Pakistan captain accuses Afghan wicket-keeper of sledging in Urdu as favourites lose by 22 runs.
Quranic encouragement helps Afghans beat Pakistan at cricket
GUANGZHOU // Afghanistan coach Rashid Latif did not want his players to be overawed when they took on Pakistan in the Asian Games cricket semifinals, so he hand delivered a message containing a Quranic verse to each of them.
"Do not be scared of your rivals in war. Understand that they are also humans and are scared as well," Latif wrote in his note to every Afghan cricketer in the Athletes Village at Guangzhou last night.
This morning, Afghanistan made history by eliminating the title favourites, Pakistan from the gold medal race with a clinical 22-run victory in the Asian Games Twenty20 tournament.
"I kept reminding players about my last night's message," Latif, the former Pakistan test cricketer, told The Associated Press as he wrapped an Afghan flag around his shoulders.
With only one more win needed for an unlikely gold medal, the celebrations are on hold.
"I won't be celebrating tonight because we won against my home country," he said. "But definitely I will join celebrations with my players tomorrow after the final."
Latif started coaching Afghanistan just a few months back and the dividends are already coming.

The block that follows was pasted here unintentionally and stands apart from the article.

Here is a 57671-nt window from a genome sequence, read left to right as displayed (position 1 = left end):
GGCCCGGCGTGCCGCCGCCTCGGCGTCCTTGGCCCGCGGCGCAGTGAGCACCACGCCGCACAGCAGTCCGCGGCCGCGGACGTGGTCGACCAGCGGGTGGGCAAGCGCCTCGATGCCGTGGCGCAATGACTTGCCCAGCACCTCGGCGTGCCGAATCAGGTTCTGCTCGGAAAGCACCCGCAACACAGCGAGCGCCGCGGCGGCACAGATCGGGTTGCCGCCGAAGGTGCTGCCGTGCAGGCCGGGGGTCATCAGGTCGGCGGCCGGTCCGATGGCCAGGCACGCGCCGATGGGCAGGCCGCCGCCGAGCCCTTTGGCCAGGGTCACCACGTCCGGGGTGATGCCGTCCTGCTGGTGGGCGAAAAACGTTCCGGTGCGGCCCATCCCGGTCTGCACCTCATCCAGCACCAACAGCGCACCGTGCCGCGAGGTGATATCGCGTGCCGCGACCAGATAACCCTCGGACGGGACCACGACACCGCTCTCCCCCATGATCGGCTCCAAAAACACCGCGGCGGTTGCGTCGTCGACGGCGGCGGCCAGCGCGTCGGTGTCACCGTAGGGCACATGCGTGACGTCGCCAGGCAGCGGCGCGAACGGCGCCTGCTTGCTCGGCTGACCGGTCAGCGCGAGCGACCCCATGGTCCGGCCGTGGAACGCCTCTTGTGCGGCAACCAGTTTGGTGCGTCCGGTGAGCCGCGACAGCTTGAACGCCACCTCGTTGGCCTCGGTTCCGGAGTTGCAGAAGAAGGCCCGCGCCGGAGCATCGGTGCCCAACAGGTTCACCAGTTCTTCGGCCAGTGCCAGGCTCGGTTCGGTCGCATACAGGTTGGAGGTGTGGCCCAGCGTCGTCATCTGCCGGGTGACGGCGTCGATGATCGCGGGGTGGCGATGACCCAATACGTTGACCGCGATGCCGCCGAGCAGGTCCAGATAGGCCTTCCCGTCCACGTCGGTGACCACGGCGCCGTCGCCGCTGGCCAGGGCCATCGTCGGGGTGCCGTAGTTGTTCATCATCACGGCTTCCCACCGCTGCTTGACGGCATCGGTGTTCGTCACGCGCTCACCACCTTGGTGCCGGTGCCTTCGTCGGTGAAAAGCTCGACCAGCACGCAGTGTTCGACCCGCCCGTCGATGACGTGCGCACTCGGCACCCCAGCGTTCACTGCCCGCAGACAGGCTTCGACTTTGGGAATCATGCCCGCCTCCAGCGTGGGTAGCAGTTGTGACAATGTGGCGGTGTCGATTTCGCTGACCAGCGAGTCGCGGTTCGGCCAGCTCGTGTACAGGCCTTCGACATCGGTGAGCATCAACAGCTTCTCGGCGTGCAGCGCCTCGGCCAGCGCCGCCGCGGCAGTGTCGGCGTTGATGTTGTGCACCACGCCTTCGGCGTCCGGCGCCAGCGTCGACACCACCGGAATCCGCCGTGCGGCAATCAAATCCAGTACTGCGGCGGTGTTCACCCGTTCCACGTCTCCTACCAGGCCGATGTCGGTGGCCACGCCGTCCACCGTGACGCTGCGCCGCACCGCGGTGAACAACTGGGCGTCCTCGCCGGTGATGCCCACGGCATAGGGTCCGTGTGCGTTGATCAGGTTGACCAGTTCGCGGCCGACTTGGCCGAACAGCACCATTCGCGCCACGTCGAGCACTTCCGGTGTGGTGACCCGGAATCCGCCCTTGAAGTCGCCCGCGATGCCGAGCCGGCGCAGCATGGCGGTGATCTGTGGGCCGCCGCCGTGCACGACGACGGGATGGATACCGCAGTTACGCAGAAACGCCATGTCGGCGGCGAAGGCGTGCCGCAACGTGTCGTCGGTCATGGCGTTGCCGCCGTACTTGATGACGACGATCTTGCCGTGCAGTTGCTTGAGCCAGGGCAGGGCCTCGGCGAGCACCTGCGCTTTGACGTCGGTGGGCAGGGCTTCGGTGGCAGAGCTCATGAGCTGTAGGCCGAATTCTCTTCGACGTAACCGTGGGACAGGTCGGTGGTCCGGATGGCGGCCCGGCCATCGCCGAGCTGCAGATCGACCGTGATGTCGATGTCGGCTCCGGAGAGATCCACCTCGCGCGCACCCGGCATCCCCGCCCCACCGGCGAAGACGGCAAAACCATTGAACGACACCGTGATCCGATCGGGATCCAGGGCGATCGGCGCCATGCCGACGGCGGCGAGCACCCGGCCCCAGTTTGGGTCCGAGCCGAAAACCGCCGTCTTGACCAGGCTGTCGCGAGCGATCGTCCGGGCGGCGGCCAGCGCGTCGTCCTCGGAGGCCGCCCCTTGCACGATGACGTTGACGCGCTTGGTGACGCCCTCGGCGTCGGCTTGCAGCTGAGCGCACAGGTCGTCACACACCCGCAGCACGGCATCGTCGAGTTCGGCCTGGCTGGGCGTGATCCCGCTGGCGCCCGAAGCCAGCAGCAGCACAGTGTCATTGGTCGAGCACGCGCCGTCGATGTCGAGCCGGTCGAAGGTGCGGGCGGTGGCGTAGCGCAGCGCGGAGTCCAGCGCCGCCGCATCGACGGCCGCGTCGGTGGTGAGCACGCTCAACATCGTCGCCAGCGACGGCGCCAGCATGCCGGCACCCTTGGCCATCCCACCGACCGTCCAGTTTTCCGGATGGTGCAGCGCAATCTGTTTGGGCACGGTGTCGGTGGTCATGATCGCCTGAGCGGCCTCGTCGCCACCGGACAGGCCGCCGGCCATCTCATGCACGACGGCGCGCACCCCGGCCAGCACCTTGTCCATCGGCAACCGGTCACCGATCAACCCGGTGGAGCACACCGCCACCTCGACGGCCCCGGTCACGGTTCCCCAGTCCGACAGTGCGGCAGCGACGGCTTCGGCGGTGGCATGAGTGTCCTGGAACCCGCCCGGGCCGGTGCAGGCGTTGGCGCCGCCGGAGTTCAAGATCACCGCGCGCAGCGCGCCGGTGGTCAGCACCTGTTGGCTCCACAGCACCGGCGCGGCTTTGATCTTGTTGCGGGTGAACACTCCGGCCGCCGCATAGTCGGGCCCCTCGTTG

He said a medal at the Asian Games in Guangzhou, where cricket made its debut on the sports programme, had long been in his calculations.
"Now who knows which medal comes into our radar tomorrow," he said, flashing a big grin. "It could be gold, you never know."
Latif said he had set his players a total of about 110 to 115 runs to achieve after Afghanistan lost the toss and were sent in to bat by Pakistan. They went beyond his expectations, amassing 125-8 off their 20 overs.
"I knew we could defend the total despite Pakistan getting off to a thunderous start of 30 runs in three overs," Latif said.
There was a sour note to the win, though, with Pakistan's captain, Khalif Latif, accusing Afghanistan wicketkeeper Mohammad Shahzad of using abusive language.
"Yes he used some bad words in Urdu language which I cannot reveal, but it didn't play any part in my dismissal," Khalid Latif said. "We should have got the total even after I was dismissed but I think the batsmen took a lot of pressure."
Pakistan ended up at 103-7 and now have to play off for bronze against the loser of the Sri Lanka vs Bangladesh semifinals.
"I can't describe in words how disappointed I am, but full marks to Afghanistan and I wish them good luck," the Pakistan captain said.
The Asian Cricket Council spokesman, Shahriar Khan, said the match umpire, Aminul Islam, spoke to Khalid Latif and the Afghanistan wicketkeeper, Mohammad Shahzad, after the match.
"Shahzad tendered a strong apology to the Pakistan captain over the incident, and Latif decided not to lodge an official complaint," Khan said.